If we don’t lower our birth rate nature will raise our death rate.

November 14, 2019 by Joshua
in Choosing/Decision-Making, Nature

As this phrase—if we don’t lower our birth rate nature will raise our death rate—came out of my mouth in conversation yesterday, I could tell it captured a lot in a few words.

I expect I’ll start saying it more and promoting it. It gets to the heart of what we need to do. All research I know of says that we are over the planet’s carrying capacity, which means if we don’t lower our population, it will crash, as does every population that overshoots what their population can support.

People can’t get past thinking that the growth rate is decreasing, but the growth rate isn’t even the population going down. It’s just rising more slowly.

Pick any environmental issue. Its causes lead to overpopulation. Its solutions become simpler with lower population. Every other potential solution distracts us from this solution, or at best buys us time until we lower birth rate. Otherwise we only forestall the inevitable, only intensifying it.

The phrase clarifies that we can lower the population deliberately, which need not lead to any suffering, or it will lower through war, famine, disease, and other ways that mean suffering.

Which direction are you behaviors leading us to?

overpopulation

Read my weekly newsletter

Initiative leadership spodek

On initiative, leadership, the environment, and burpees

We won't send you spam. Unsubscribe at any time. Powered by ConvertKit

6 responses on “If we don’t lower our birth rate nature will raise our death rate.

  1. Who is this directed towards, Africa? The TFR in America is well below replacement.

    • To humans in general. The population is still growing and we’re over sustainable numbers, including (especially) the U.S.

      I’m processing a relevant book, Countdown, by Alan Weisman. I haven’t finished it, but I recommend it. Over and over people ignore that our growth and existing population is unsustainable and ignorantly say degrowth is impossible, yet communities and nature prosper without it.

      It reminds me of how they say living without flying is impossible. They mean living the way they do is impossible without flying, I think, but the way they are living is built on causing others to suffer helplessly. When I switched, I found that what what they called impossible is joyful.

  2. Why are you going to say it more often, if it doesn’t apply to most audiences? In large swaths of the world (most of it, last time I looked), people seem to be fully on board with lowering their fertility rate below replacement. I think it was only in Africa and the Indian subcontinent that people were still having lots of kids. Obviously, nobody knows if either of those trends will continue indefinitely. I think a related phenomenon that has very detrimental implications for the environment is large scale emigration from those two areas into places with higher standards of living, like Europe or the US.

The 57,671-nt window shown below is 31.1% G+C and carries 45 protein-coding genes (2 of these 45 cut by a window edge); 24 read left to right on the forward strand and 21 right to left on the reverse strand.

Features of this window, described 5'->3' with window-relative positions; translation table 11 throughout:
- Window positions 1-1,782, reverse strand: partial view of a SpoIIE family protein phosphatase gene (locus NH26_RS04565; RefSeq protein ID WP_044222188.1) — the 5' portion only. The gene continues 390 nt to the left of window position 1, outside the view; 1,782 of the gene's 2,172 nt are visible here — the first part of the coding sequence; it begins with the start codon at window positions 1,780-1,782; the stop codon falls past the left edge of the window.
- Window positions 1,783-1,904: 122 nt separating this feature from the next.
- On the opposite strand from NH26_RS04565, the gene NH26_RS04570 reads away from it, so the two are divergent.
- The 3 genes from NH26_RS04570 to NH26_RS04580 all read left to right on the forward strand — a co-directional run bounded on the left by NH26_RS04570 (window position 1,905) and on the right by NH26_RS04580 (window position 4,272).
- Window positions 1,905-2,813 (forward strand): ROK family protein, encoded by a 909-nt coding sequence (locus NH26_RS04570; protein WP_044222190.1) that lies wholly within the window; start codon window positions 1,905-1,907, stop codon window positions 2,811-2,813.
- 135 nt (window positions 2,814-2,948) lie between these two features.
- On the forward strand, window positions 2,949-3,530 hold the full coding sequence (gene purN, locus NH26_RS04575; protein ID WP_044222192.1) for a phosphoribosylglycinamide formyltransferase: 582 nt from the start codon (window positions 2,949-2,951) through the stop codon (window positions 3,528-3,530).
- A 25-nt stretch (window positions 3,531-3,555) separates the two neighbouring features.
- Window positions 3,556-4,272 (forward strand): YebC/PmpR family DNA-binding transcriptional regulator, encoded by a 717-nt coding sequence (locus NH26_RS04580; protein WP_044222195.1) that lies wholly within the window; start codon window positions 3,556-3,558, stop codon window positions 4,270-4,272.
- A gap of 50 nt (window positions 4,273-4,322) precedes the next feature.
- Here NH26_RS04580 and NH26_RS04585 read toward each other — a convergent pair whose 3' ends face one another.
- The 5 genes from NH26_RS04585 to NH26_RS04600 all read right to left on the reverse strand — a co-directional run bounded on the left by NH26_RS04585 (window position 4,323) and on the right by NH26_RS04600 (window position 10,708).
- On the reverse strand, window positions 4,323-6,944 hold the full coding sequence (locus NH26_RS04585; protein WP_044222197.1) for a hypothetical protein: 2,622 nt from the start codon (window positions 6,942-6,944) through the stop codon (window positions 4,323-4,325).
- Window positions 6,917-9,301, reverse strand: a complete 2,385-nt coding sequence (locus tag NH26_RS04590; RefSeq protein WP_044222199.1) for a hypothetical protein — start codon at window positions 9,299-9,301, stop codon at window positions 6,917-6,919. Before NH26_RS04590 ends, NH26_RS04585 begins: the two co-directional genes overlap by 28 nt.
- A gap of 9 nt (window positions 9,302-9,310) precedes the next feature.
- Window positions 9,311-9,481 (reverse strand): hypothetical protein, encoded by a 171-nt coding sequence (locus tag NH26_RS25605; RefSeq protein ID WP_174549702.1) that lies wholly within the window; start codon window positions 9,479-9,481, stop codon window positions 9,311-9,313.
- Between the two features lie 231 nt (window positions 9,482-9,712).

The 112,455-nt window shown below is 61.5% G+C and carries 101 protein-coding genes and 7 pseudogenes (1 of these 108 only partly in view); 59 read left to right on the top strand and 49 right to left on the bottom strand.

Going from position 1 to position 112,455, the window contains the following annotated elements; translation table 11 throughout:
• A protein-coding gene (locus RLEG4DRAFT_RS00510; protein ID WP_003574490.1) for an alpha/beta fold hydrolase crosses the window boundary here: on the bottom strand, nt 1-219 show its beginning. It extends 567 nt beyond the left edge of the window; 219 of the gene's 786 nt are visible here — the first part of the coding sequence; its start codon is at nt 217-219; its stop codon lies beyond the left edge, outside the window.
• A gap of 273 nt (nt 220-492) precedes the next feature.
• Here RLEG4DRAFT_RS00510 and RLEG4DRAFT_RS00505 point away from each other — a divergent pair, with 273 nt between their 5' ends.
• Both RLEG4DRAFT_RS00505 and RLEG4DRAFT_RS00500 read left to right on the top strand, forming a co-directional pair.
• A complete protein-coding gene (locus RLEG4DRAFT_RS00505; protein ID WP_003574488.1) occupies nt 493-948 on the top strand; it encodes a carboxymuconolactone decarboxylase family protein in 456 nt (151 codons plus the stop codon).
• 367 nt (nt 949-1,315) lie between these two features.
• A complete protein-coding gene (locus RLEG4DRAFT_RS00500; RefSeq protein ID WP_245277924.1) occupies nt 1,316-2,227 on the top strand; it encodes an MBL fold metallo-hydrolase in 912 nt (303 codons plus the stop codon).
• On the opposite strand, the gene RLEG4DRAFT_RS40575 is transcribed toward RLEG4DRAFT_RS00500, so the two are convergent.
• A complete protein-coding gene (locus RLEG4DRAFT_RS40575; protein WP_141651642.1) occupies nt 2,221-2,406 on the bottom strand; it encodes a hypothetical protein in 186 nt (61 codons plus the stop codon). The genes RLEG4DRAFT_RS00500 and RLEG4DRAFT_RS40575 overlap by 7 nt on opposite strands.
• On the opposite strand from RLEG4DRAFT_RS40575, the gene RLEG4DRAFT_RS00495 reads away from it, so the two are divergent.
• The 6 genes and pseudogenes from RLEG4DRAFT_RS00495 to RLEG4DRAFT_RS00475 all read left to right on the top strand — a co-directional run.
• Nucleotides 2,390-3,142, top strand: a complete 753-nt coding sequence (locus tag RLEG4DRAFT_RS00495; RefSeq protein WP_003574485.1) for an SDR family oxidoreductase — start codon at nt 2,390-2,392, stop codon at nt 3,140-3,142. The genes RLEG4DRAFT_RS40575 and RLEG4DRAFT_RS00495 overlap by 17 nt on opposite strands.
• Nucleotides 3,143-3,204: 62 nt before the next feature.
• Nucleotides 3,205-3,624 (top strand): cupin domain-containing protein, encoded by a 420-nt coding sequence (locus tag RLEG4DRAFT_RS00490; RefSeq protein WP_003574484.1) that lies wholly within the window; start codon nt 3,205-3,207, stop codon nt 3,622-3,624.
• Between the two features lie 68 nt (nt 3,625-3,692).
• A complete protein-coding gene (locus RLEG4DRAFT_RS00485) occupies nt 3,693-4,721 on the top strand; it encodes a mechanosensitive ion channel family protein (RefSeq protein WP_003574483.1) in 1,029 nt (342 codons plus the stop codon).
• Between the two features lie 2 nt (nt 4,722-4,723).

• Your question prompted me, along with Weisman’s Countdown, to record a few podcast episodes on population: 248, 250, and 251. I took a while to respond because I had to think through what I would say in them.

      I hope they help address the question. I’m just starting to address the issue of birth rate and population, though I’ve considered it critical since reading Limits to Growth.

      Part of my use of this blog and podcast are to develop how I approach and treat issues. Then when I give public talks and when I start writing my next book, which I plan to write on environmental leadership, I’ll build on what I develop here. Questions from readers help develop it. Attendees at my talks tell me they like my approach, suggesting I’m progressing some. I hope you’ll keep asking questions.

      I haven’t started treating immigration, which I consider inextricably connected. I’ll get to it soon.

  3. Also, Weisman had another neat book that I read a long time ago, The World Without Us.

    I’ll be on the lookout for Countdown.

    • I’m half way through World Without Us and love it. It’s tragic that we live in this polluted a world and keep polluting it more, but I love Weisman’s work.

      I predict you’ll enjoy Countdown.

Leave a Reply

Sign up for my weekly newsletter